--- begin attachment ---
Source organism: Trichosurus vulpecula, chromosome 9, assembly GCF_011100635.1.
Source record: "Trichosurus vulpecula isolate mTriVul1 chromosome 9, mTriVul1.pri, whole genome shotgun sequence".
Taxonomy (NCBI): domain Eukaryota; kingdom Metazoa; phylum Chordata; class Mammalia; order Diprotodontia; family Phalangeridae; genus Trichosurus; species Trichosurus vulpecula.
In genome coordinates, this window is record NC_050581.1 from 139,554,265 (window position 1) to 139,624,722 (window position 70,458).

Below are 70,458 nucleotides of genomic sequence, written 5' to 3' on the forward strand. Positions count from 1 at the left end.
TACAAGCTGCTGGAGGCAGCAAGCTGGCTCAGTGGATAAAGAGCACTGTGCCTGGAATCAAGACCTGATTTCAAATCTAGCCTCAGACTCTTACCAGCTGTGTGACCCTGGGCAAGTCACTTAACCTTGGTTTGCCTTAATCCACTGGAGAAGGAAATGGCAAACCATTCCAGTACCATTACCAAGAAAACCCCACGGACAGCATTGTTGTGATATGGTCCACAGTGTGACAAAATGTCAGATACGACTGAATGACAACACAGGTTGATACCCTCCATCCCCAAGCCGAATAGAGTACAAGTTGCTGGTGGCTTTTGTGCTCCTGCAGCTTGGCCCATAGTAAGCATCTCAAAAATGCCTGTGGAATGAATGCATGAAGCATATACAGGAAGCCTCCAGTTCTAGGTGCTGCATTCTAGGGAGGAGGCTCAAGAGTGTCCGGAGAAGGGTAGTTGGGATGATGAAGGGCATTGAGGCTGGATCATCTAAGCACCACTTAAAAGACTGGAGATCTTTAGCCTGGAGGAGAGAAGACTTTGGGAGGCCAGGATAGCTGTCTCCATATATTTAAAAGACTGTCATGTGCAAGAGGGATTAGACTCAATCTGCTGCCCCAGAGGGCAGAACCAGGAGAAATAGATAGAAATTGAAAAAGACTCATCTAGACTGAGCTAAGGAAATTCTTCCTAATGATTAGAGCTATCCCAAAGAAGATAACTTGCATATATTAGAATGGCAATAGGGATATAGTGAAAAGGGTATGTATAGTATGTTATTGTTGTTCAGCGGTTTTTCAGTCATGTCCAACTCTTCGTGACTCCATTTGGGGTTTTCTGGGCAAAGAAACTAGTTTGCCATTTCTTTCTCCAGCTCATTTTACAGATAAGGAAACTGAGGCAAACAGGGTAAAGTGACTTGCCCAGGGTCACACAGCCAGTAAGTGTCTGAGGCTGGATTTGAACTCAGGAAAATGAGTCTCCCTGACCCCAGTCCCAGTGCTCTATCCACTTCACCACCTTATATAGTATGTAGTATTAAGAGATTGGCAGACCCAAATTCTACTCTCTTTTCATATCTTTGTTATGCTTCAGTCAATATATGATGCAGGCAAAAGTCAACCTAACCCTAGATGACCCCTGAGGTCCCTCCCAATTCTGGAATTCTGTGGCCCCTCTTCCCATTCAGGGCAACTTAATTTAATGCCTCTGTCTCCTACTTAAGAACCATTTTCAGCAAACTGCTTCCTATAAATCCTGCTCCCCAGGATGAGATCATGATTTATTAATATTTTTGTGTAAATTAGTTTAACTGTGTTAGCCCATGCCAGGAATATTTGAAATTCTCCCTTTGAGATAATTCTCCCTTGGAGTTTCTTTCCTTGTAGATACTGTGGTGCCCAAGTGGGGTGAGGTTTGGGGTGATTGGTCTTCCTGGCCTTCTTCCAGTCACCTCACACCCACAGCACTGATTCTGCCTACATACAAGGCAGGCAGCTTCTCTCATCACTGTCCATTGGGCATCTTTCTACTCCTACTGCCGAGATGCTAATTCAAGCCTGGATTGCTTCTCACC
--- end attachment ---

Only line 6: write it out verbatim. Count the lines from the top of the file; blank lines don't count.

TACAAGCTGCTGGAGGCAGCAAGCTGGCTCAGTGGATAAAGAGCACTGTGCCTGGAATCAAGACCTGATTTCAAATCTAGCCTCAGACTCTTACCAGCTGTGTGACCCTGGGCAAGTCACTTAACCTTGGTTTGCCTTAATCCACTGGAGAAGGAAATGGCAAACCATTCCAGTACCATTACCAAGAAAACCCCACGGACAGCATTGTTGTGATATGGTCCACAGTGTGACAAAATGTCAGATACGACTGAATGACAACACAGGTTGATACCCTCCATCCCCAAGCCGAATAGAGTACAAGTTGCTGGTGGCTTTTGTGCTCCTGCAGCTTGGCCCATAGTAAGCATCTCAAAAATGCCTGTGGAATGAATGCATGAAGCATATACAGGAAGCCTCCAGTTCTAGGTGCTGCATTCTAGGGAGGAGGCTCAAGAGTGTCCGGAGAAGGGTAGTTGGGATGATGAAGGGCATTGAGGCTGGATCATCTAAGCACCACTTAAAAGACTGGAGATCTTTAGCCTGGAGGAGAGAAGACTTTGGGAGGCCAGGATAGCTGTCTCCATATATTTAAAAGACTGTCATGTGCAAGAGGGATTAGACTCAATCTGCTGCCCCAGAGGGCAGAACCAGGAGAAATAGATAGAAATTGAAAAAGACTCATCTAGACTGAGCTAAGGAAATTCTTCCTAATGATTAGAGCTATCCCAAAGAAGATAACTTGCATATATTAGAATGGCAATAGGGATATAGTGAAAAGGGTATGTATAGTATGTTATTGTTGTTCAGCGGTTTTTCAGTCATGTCCAACTCTTCGTGACTCCATTTGGGGTTTTCTGGGCAAAGAAACTAGTTTGCCATTTCTTTCTCCAGCTCATTTTACAGATAAGGAAACTGAGGCAAACAGGGTAAAGTGACTTGCCCAGGGTCACACAGCCAGTAAGTGTCTGAGGCTGGATTTGAACTCAGGAAAATGAGTCTCCCTGACCCCAGTCCCAGTGCTCTATCCACTTCACCACCTTATATAGTATGTAGTATTAAGAGATTGGCAGACCCAAATTCTACTCTCTTTTCATATCTTTGTTATGCTTCAGTCAATATATGATGCAGGCAAAAGTCAACCTAACCCTAGATGACCCCTGAGGTCCCTCCCAATTCTGGAATTCTGTGGCCCCTCTTCCCATTCAGGGCAACTTAATTTAATGCCTCTGTCTCCTACTTAAGAACCATTTTCAGCAAACTGCTTCCTATAAATCCTGCTCCCCAGGATGAGATCATGATTTATTAATATTTTTGTGTAAATTAGTTTAACTGTGTTAGCCCATGCCAGGAATATTTGAAATTCTCCCTTTGAGATAATTCTCCCTTGGAGTTTCTTTCCTTGTAGATACTGTGGTGCCCAAGTGGGGTGAGGTTTGGGGTGATTGGTCTTCCTGGCCTTCTTCCAGTCACCTCACACCCACAGCACTGATTCTGCCTACATACAAGGCAGGCAGCTTCTCTCATCACTGTCCATTGGGCATCTTTCTACTCCTACTGCCGAGATGCTAATTCAAGCCTGGATTGCTTCTCACC